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Tuesday, November 29, 2016

The Lachlan Stuart Loch Ness Photo - Hoax or the Real Deal?

One of the most famous photos of a supposed Loch Ness Monster is the one taken by Lachlan Stuart on July 14, 1951.

The original story goes like this:

On that day, Stuart had woken up around 6:30 a.m. to milk his cow. He was about 100 feet above the loch and on the opposite shore from Urquhart Castle. He happened to look at the loch and saw what he at first thought was a motorboat.

He soon realized, however, that it was no boat, when a second hump appeared behind the first one. He called out to his wife and Taylor Hay. Hay and Stuart ran down to the shore, and now saw a third hump. The creature had changed direction and was moving southwards through the lake, about 50 yards from the witnesses.

Stuart had his box camera with him, so he took a picture of the three humps. Afterwards, a long neck with a head "like a sheep but without the ears" appeared. There is a tiny black dot in front of the first (furthest left) hump in the photo, and some say that is the head of the monster.
The photo

The creature had come closer to the shore by this time, so Stuart and Hay decided to move further back up through the trees to where they originally were. The monster then swam back out into the center of the loch and submerged.

Stuart said he thought each hump was about 5 feet long, with about 8 feet between each of them. He said the first hump stood 2 feet out of the water, the second 4 feet, and the third 3 feet. The neck was about six feet long. Stuart also said there was a "commotion" in the water about 15 feet behind the last hump, which he thought might have been caused by the submerged tail of the monster. He described its skin as "blackish" in color.

This is one of the most famous Loch Ness Monster photos of all time. But is it real?


In 1984, Richard Frere in his book Loch Ness says this about the Stuart photo:

"I have no particular objection to hoaxers…and my chief reaction on getting first hand knowledge of the affair was surprise at how easily even experts can be duped. This amateurish invention was given the seal of approval by a leading zoologist as the 'most important picture.'"

Frere then wrote a letter to Alastair Boyd, which was printed in the "Nessletter" Number 88, in June 1988:

"Dear Mr Boyd,
"Thank you for your letter concerning Stuart's photograph of ?. As you say many years have hone by since 1951 but I happen to remember clearly a meeting at Loch Ness side, in the vicinity of the Whitefield cottage, with a man who represented himself as Lachlan Stuart. At that time I had a timber business and was in need of an additional horse for timber dragging. I had heard that Stuart had such a beast or could put me in touch with one and our meeting was arranged by a third party. I met with Stuart in early August. We discussed the horse but no bargain was struck, even after the woodsman had obligingly offered a dram from his bottle. Before we parted he took me down to the pebble beach, where, concealed within a clump of alder or hazel, I was shown on my promise of silence, three or four bales of hay (as supplied for horses) and some strips of tarpaulin. I was told that these were the 'humps' of ?. S was proud of his joke, in which he saw no harm, and he was greatly surprised that his photograph had come out at all, as it was taken 'near dark.' I did not enquire at what margin of the day it had been snapped. Stuart considered ? 'a load of nonsense' and poked fun at those who took it seriously. From this you can see that I did not participate in the hoax, although, perhaps, my silence until recently may be construed as that of an accessory."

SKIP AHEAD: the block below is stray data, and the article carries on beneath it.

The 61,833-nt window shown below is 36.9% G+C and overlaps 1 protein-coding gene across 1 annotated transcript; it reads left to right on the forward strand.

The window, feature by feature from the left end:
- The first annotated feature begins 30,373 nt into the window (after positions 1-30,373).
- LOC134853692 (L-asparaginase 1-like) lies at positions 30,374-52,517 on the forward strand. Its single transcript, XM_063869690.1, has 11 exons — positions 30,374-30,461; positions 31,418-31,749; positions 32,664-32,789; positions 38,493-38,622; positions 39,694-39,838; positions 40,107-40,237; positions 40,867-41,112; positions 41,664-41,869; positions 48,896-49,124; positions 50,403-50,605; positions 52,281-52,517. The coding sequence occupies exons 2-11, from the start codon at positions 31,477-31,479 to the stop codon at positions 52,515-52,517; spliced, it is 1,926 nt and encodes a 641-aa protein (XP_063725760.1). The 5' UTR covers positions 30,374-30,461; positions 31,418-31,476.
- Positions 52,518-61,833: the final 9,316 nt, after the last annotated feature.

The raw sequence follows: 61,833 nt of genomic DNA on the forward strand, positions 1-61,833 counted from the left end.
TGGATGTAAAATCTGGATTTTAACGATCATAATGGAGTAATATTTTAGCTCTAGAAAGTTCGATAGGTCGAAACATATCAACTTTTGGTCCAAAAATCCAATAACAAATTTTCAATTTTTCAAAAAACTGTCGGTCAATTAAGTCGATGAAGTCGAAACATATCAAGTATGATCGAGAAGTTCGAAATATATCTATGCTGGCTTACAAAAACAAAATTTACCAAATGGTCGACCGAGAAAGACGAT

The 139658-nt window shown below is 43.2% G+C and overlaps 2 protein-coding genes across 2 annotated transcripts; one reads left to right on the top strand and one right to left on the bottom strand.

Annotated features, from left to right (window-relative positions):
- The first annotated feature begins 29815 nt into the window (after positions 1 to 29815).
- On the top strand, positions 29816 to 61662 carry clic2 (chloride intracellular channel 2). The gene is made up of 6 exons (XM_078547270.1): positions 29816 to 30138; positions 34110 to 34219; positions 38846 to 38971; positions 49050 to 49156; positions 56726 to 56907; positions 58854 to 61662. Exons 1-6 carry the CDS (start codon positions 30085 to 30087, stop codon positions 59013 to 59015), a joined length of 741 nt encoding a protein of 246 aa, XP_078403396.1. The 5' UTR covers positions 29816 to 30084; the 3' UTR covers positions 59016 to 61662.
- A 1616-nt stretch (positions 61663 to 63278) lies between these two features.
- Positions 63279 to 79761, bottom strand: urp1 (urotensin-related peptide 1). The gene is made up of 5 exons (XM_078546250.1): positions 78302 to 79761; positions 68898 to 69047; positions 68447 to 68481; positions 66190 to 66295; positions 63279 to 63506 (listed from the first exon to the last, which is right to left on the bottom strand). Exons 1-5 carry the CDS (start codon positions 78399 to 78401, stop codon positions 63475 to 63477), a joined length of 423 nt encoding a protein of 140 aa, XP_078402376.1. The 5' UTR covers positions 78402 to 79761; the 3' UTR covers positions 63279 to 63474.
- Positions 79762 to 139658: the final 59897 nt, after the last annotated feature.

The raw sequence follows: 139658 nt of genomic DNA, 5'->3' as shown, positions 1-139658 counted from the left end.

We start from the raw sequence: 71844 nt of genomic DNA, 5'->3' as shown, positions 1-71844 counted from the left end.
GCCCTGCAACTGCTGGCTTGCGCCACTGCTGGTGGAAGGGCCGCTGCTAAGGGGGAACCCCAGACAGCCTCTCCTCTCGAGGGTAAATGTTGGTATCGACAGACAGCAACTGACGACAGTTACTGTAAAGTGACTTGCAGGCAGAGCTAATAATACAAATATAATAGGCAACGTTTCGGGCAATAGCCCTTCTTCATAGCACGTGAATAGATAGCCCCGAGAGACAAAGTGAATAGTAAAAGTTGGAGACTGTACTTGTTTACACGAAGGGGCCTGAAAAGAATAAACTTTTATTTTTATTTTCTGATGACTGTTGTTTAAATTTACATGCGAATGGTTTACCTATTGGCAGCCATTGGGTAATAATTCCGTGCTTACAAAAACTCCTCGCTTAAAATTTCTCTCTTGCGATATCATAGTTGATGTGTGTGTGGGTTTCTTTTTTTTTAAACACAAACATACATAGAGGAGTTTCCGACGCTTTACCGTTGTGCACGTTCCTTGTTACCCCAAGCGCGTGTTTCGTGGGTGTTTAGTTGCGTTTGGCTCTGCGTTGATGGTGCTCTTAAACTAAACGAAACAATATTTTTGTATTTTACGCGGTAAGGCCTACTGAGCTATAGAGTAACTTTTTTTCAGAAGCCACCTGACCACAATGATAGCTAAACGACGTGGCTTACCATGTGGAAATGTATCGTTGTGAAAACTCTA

So, we are left with two options - either the Lachlan Stuart photo of three humps in Loch Ness actually shows the back of the monster, or it is fake, made with bales of hay with tarpaulin over them.

As shown on the Loch Ness Investigation website here, the water in the area where the photo was taken is not that deep, so it wouldn't surprise me if Frere's account of the bales of hay and tarp are true. And it kind of makes sense, too. In his account Stuart says that he also say the head and neck of the monster. Why wouldn't he take a photo of that? Probably because it wasn't there.

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